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Given just how important a role other early education and child care providers will play in your children’s overall nutritional health and wellbeing, we wanted to make sure you have access to the latest child care–specific recommendations.

The following checklist of nutrition-related questions is derived from obesity-prevention strategies developed by the American Academy of Pediatrics, the American Public Health Association, and the National Resource Center for Health and Safety in Child Care and Early Education. We suggest you keep it firmly in mind (if not in hand)—whether you’re setting out to find child care for the first time or taking a closer look at your children’s current environment.

  • General. Do you have a written nutrition plan and/or menus? If so, were they developed by or with input from a qualified nutritionist or dietitian and do they meet all state requirements and US Department of Agriculture recommendations?
  • Breastfeeding. Will you be able to help me continue to breastfeed my baby? Will I be able to come in and nurse? Are you comfortable with (and well trained in) feeding my baby pumped breast milk?
  • Infant Feeding. How are babies bottle fed? Do you have policies against bottle propping? Do you have the ability to provide babies with one-on-one feeding time? What methods do you have for documenting how much and how often babies drink? Do you follow the recommendation to wait to serve solid complementary foods until the baby is about 6 months?
  • Self-feeding. Are older infants and children adequately supervised during feeding time? Are they allowed/encouraged to practice feeding themselves using age-appropriate feeding supplies and adult assistance when needed?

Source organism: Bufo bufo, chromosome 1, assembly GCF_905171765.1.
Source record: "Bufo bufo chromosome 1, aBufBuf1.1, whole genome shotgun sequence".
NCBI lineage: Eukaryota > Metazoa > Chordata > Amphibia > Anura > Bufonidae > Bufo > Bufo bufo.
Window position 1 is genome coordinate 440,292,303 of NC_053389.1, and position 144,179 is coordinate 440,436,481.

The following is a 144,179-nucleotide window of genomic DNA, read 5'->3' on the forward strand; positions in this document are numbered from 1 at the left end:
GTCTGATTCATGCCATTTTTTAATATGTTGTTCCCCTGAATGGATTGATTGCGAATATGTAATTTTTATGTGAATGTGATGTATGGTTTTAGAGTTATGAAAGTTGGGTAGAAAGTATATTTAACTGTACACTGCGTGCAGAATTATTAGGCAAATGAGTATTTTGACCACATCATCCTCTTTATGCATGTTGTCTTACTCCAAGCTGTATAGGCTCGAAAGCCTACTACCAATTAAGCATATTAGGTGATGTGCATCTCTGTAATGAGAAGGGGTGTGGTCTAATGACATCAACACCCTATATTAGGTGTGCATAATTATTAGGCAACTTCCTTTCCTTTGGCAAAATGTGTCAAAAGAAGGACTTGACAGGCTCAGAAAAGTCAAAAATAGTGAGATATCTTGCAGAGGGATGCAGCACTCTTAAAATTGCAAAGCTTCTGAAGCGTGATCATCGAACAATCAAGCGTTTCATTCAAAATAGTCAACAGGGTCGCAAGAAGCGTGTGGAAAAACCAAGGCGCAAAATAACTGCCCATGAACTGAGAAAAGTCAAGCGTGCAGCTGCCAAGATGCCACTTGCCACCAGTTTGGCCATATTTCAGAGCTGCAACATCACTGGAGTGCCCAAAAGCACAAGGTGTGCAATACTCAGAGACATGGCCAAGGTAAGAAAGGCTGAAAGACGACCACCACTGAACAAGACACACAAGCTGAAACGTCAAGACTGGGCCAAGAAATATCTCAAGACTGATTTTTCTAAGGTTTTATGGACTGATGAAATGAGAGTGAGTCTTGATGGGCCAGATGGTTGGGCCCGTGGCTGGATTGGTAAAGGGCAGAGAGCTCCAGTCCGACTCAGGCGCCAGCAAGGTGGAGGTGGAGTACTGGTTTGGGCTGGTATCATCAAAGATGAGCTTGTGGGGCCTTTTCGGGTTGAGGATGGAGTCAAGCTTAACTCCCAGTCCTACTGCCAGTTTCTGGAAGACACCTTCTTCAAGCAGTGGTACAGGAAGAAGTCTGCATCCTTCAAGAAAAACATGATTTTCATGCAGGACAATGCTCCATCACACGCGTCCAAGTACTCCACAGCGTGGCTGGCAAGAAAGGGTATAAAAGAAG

• Safety. Are all caregivers trained in child CPR and first aid? What sort of training do you have to respond to potential food-related emergencies such as choking and/or allergic reactions? Are children allowed to wander while snacking and/or eat in places other than sitting down at the table?
  • Allergies. Are you able to accommodate children with allergies? What policies and procedures do you have in place to ensure that children will not inadvertently be exposed to the food(s) they’re allergic to? Are there written procedures and do you/your staff have training in how to respond to an allergic reaction—including safe storage and appropriate, effective use of an epinephrine injector?
  • Drinks. For children over a year of age, what do you routinely serve for drinks? Do you offer whole or 2% milk for children under 2 and 1% or skim for kids 2 years old and older? Is clean drinking water readily available, easily accessible to even young children, and encouraged throughout the day? Do you make a point of limiting (or not serving) juice, and—if you do serve it—is it 100% juice? Are drinks other than water limited to snack times and mealtimes, and are all drinks offered in cups as soon as children are developmentally able to drink out of a cup?
  • Staff Food. Do you/your staff routinely eat with the children? What are your policies regarding staff bringing in and eating outside foods in front of the children?
  • Food Resistance. What happens if a child is too hungry, tired, or fussy/upset to eat? Are they allowed to choose how much (or how little) they want to eat at any given meal or snack? Are children ever forced or bribed to try foods?
  • Nutrition Education. What sort of opportunities do you offer children to learn about food and healthy eating? Do they get to participate in age-appropriate activities such as cooking; gardening; or reading and learning about fruits, vegetables, and other nutritious foods while in your care?
  • Physical Activity. In addition to focusing on nutrition, do you also provide children with age-appropriate opportunities for daily physical activity? What sort of activities do you offer? Do all children get to spend time outside daily (weather permitting) and what do they do instead if the weather doesn’t cooperate?
  • Screen Time. In recognizing that television (and other screen time) can have a negative impact on healthy, active lifestyles, do you limit the amount of time that children are allowed to watch television and/or movies while in your care? What about kids under the age of 2? If/when children are permitted to watch, what is the total amount of time on any given day (and week), and what are they allowed to watch?

 

Author
Laura A. Jana, MD, FAAP and Jennifer Shu, MD, FAAP
Last Updated
5/11/2013
Source
Food Fights, 2nd Edition (Copyright © 2012 American Academy of Pediatrics)
The information contained on this Web site should not be used as a substitute for the medical care and advice of your pediatrician. There may be variations in treatment that your pediatrician may recommend based on individual facts and circumstances.